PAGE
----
Wild Bill

(Check out my previous Western film review here: Rancho Deluxe)

The 1995 Wild Bill Hickok Western, Wild Bill, is something of an all-star production. The film was directed by Walter Hill, a great action screenwriter turned director who began his career penning films like Sam Peckinpah’s The Getaway before directing a series of classic films in the late 70s and throughout the 1980s that includes The Driver, The Warriors, The Lost Riders, Streets of Fire, and Crossroads. His was a muscular sort of directing in the great tradition of American film auteurs like Howard Hawks and John Huston. And like those two men, he created a ton of films in a short time, very few of which are great, but occasionally one or two amongst the horde would appear that justify the sleight of haphazardly-directed works. Wild Bill, I am sorry to say, is a film beyond his Walter Hill’s prime years as a director, and as a result, the picture is pretty awful.

The rambling, stylistically and narratively confused film has a long lineage of narrative from which to draw from, and which makes it that much more confusing why it turned out as badly as it did. To begin, there is the legend of the Western outlaw occasionally turned lawman Bill Hickok whose life story can, and often has, filled volumes. Hill chose here to cover much of this story in brief vignettes and tell only the tale of his ignoble, rather mundane last days and death throughout the meat of the film.

Hill did not just pull the story out of legend and history books before directing it either, which might have justified the film’s incomplete nature and meandering tone. No, the story of Bill Hickok that this film ultimately derives from is that of Fathers and Sons, a play written by Thomas Babe that is typically been well reviewed. Next, the acclaimed author of Paris Trout, Pete Dexter, shaped that play into a novel of his own called Deadwood.

Despite the esteemed literary tradition backing the film, and the fact that Western mythos often makes for a good film, Hill decided make of the film something akin to the recent Oliver Stone indie success Natural Born Killers. As such, Wild Bill alternates between black and white, color, and matte photography styles. It often employs dutch angles and other arthouse framings. But it does none of this particularly well, and worse, it does most of it in a slow, methodical manner, which prevents the film from taking on the kaleidoscopic quality of Stone’s work. And when Hill does cut from one style to another, it’s done in such a way that the picture becomes disjointed and leaves the viewer feeling jarred by it. As if Hill were completely unable to choose a rhythm and to stick to it. And believe me, there is no meta-rhythm going on here, Hill is no Godard.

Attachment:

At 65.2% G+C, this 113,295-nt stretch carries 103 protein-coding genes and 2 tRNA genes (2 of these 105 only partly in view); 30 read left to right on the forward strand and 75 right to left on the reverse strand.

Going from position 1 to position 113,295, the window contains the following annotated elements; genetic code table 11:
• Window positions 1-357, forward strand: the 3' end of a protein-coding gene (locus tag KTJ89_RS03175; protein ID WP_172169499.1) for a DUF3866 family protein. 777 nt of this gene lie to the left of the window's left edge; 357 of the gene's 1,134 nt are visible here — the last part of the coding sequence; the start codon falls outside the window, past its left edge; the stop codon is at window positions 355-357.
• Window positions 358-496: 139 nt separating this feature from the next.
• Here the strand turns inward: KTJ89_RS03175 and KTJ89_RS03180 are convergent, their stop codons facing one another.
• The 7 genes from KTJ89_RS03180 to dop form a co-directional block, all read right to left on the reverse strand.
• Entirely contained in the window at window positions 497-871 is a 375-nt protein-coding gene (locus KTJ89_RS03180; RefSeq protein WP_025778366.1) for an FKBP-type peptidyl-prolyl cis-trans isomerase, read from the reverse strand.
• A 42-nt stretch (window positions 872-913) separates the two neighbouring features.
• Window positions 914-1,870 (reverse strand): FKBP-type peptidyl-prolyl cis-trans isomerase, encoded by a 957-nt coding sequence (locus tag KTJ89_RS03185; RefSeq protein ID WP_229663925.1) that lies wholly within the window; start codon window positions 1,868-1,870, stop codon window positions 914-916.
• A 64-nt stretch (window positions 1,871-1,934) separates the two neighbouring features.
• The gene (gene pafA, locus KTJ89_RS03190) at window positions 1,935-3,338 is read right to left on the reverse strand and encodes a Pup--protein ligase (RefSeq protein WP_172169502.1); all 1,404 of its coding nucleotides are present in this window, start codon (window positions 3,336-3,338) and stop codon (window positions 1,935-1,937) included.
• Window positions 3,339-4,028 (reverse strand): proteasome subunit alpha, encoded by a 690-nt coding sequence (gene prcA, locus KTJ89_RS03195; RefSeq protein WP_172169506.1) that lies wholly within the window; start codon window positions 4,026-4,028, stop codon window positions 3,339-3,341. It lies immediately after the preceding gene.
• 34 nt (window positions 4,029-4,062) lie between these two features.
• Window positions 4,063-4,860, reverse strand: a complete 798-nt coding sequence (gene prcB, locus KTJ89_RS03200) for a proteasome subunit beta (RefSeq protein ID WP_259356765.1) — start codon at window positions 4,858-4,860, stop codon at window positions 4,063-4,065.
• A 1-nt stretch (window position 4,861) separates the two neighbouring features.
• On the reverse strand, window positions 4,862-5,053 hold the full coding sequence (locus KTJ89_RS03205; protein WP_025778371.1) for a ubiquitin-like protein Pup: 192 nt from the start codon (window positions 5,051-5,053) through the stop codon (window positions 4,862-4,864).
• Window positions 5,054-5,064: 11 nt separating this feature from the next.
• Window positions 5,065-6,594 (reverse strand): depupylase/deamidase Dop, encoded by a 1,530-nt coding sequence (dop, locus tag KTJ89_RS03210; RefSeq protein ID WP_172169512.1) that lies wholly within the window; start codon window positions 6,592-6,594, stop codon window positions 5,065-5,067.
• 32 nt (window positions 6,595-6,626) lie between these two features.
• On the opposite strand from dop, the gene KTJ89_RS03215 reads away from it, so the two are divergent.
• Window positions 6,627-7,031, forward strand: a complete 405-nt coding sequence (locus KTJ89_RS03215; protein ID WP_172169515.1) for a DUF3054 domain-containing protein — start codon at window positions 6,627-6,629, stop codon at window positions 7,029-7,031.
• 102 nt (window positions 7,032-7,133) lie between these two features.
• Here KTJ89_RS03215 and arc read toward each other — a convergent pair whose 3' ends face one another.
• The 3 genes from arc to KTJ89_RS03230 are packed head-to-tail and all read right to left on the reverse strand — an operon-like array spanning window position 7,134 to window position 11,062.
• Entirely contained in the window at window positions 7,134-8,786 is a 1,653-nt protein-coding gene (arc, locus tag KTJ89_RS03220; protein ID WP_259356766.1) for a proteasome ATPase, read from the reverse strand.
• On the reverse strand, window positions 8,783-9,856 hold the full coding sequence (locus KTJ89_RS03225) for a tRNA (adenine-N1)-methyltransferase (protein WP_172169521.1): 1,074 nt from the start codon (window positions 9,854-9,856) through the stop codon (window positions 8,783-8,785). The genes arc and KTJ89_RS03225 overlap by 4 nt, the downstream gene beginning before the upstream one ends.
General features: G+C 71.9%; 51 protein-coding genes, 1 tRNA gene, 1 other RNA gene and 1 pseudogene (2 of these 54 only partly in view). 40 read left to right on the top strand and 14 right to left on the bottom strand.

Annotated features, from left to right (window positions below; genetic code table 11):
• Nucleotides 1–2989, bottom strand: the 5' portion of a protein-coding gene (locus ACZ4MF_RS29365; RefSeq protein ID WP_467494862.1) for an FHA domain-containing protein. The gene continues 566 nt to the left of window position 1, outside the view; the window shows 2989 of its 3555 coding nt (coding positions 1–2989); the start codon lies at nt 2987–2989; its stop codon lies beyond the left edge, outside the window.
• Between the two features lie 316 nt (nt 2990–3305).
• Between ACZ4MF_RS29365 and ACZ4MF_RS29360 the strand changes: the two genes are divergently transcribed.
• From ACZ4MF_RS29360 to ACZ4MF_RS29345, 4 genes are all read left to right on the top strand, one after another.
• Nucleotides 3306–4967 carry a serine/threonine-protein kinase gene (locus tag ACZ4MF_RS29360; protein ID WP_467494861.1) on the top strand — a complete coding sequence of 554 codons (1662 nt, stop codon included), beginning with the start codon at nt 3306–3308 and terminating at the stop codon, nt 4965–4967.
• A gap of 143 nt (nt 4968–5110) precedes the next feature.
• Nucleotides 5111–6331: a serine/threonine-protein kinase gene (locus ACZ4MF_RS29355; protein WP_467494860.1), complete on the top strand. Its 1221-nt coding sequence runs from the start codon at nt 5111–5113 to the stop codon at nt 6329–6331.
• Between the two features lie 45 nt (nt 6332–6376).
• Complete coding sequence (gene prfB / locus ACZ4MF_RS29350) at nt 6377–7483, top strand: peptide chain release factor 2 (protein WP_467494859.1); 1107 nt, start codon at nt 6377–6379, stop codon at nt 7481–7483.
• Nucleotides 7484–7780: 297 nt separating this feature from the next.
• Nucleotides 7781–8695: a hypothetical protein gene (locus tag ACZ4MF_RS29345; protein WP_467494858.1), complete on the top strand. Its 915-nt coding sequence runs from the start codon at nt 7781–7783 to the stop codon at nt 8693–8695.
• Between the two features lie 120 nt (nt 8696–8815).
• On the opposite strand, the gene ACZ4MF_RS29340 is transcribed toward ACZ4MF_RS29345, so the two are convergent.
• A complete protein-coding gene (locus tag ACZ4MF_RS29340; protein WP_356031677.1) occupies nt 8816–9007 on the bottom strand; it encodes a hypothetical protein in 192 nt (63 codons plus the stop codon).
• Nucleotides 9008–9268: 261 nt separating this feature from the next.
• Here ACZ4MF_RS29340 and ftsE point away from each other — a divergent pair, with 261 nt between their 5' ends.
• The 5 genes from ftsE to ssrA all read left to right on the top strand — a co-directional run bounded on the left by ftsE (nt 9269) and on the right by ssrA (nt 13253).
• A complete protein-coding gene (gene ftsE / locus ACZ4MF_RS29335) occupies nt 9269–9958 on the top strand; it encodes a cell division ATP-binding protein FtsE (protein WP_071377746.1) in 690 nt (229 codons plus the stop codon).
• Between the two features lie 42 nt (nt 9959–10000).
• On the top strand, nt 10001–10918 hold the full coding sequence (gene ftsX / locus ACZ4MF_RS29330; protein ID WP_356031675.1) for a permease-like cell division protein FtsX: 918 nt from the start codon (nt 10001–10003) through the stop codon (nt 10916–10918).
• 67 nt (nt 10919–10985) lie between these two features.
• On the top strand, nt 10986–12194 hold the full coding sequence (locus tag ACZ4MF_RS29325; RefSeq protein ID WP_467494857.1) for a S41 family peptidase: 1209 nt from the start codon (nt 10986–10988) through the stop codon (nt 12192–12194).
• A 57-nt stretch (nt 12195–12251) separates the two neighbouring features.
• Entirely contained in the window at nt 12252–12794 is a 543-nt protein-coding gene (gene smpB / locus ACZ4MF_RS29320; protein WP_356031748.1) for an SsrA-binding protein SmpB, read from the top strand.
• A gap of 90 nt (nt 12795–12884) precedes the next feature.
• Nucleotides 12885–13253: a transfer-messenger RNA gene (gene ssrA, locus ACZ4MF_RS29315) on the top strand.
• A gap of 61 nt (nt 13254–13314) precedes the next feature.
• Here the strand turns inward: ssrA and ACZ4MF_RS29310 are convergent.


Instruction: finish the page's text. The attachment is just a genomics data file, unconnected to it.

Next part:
Although Jeff Bridges plays the role of Wild Bill Hickok well, and is a generally decent actor in everything he does, no amount of acting could save his role from the confusions of the narrative. He moves from place to place, causing trouble and killing folk in the film’s prologue before settling into Deadwood for reasons that never become totally apparent (John Hurt, the film’s narrator, explains that there was a gold rush going on in that town. However, Hickok does no prospecting and doesn’t even take on a job as a sheriff on account of the onset of glaucoma slowing blinding him). He has dream sequences in which he is hunted by Native Americans, presumably because he killed a chief at the beginning of the film who has a dream that he must fight Hickok to save his people (or some such odd metaphysically suspect scenario). And aside from the color photography of scenes in Deadwood, there are often flashback sequences with varying looks and cinematic approaches, which ought to help differentiate time displacement in the story, but really only add to a conceptual confusion in the film’s color palette and artistic style. Consequently, it is over-saturated in colors and styles and seemingly has no overarching style or look, and feels ‘searching’ in an inept manner representative of a lack of direction and not the ‘searching’ quality of a Tarkovsky film, or even of Natural Born Killers (A film I don’t enjoy, but respect as a work of art).

Within the film is the story of one of Hickok’s past loves named Susannah Moore (Diane Lane) who he loved and left. He apparently sired a son who grew into one Jack McCall (played miserably by David Arquette) (Why the last name? Beats me?) who blames Hickok for his insecurities or some such thing and ends up tracking the old man down to kill him, if he can. But the young gun has no practice with a gun and is beaten by Hickok at every turn. He hires a gang of gunfighters to help incapacitate his father and hold him in a saloon, and then pontificates about how his feelings were hurt by him not being around and not sticking around with his mother who was a self-respecting prostitute, supposedly. Instead of killing Hickok, he roams about talking about his feelings (is this not the Wild West?) before NOT offing the old man, managing to let him escape, kill his entire group of gunfighters for hire, and then finally getting up the nerve, inexplicably, to kill the old guy. McCall does’t even run away and become a self-respecting outlaw, he just turns himself in and is hung by the neck until dead for killing his own father in cold blood.

Rounded out by lackluster performances by Bruce Dern, Keith Carradine, and Christina Applegate (all actors I actually like), the film is miserable drivel. And as one of two films in a combo pack including the aforementioned Rancho Deluxe, I might have to deem this the single worst Western film collection release ever sold on the market (at least to my knowledge). Jesus! Kill me now!

 

Cody Ward

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